How to plant hyssop

Hyssopus officinalis

The hyssop is a plant that can reach 20 cm to 1 m in height, with flowers that can be violet, pink or white. Much appreciated as an ornamental plant in gardens, and its flowers attract bees and butterflies, it is also a plant grown for medicinal purposes and for the use of its leaves and flowers as a spice. Its flavor is strong and somewhat bitter, presenting an intense and pleasant aroma of mint, which makes its leaves used only in small quantities in salads or as a spice for other dishes. Some beekeepers also cultivate the plant to feed their bees, which thus produce aromatic honey with a distinct flavor.


The hyssop grows best in warm subtropical weather, but it also withstands low temperatures.


You should receive direct sunlight for at least a few hours daily.


Cultivate preferably in light, well-drained, fertile soil with a pH between 5 and 7.5, but hyssop can be grown in almost any type of soil that has good drainage.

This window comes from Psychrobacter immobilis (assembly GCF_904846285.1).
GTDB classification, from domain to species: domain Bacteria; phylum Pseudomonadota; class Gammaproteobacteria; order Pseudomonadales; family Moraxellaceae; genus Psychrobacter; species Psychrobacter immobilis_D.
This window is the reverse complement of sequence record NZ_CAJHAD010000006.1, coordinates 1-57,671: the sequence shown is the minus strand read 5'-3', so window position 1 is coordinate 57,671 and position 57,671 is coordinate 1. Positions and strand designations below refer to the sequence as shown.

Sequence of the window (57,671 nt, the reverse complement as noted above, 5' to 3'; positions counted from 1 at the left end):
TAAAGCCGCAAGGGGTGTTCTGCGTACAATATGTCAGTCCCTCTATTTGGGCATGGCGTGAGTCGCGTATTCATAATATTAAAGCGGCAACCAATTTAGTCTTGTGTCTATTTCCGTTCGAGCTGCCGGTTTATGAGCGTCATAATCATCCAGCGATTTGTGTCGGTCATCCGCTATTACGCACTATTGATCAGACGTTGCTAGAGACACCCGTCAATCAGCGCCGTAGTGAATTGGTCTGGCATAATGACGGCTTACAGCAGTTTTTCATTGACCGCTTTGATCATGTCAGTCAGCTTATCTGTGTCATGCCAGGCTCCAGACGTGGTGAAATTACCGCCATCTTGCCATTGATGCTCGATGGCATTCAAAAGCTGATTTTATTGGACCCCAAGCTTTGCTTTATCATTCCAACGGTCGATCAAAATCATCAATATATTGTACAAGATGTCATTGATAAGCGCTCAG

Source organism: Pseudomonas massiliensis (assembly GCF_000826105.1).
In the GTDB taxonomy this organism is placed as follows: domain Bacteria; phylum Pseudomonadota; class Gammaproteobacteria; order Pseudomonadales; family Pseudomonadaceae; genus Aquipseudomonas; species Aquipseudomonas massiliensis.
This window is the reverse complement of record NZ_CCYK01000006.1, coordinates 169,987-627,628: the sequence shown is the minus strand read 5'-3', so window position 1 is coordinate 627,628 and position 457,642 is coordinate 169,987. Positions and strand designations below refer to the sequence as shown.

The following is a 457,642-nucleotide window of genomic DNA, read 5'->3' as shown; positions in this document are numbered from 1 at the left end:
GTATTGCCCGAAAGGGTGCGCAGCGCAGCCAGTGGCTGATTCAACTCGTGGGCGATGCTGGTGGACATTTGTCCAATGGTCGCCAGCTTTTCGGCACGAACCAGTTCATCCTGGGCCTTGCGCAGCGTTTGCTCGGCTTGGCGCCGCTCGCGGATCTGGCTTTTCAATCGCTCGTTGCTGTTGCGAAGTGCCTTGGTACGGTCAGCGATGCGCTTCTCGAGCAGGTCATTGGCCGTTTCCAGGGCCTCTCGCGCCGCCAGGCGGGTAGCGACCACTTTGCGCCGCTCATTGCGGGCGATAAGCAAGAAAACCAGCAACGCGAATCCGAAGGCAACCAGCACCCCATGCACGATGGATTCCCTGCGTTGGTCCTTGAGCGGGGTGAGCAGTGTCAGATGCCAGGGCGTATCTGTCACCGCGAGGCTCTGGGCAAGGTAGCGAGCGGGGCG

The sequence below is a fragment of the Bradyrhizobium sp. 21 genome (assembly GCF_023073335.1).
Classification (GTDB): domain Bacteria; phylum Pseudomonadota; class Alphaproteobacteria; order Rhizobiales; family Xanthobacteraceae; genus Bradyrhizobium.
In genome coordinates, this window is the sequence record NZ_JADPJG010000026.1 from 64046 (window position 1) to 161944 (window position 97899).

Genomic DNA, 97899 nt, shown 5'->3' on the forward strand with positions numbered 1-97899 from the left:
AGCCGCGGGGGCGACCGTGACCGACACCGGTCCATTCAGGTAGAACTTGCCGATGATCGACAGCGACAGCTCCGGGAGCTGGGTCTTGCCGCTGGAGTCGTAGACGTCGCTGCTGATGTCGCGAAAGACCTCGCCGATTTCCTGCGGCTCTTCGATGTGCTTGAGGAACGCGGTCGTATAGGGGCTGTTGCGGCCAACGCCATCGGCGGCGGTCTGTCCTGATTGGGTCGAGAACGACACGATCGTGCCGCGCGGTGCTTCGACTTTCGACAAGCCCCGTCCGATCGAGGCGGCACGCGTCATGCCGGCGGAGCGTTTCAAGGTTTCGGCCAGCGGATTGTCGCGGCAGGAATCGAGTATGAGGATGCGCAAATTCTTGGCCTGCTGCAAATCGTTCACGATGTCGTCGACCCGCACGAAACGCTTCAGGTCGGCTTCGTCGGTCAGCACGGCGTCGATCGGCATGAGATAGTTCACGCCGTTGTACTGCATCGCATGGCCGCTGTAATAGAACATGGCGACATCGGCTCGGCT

Irrigate in order to keep the soil always moist for the first few months, but without getting soaked. Well-developed plants tolerate short periods of drought and can be irrigated more sporadically. Excess water in the soil harms these plants.


The hyssop can be propagated by seeds, cuttings or division of well-developed plants.

Sow in the final location or in sowing and other containers, and transplant the seedlings when they are large enough to be handled. The seeds take a week or two to germinate.

Well-developed plants can also be divided, or branches of 5 to 10 cm can be partially buried in pots kept moist for rooting to occur.

The spacing between the plants can be from 30 to 60 cm. This plant can also be grown easily in large pots.


Remove invasive plants that are competing for resources and nutrients.

Every three or four years the plants need to be renewed, as they become woody and become less productive.


In domestic plantations, leaves can be harvested when necessary from two or three months after planting. In commercial plantations, whose objective is the extraction of essential oil, the harvest is normally carried out only from the second year, when flowering occurs, although it is also possible to make a small harvest in the first year.

The leaves are most aromatic when flowering occurs, and the flowers can also be harvested and consumed.

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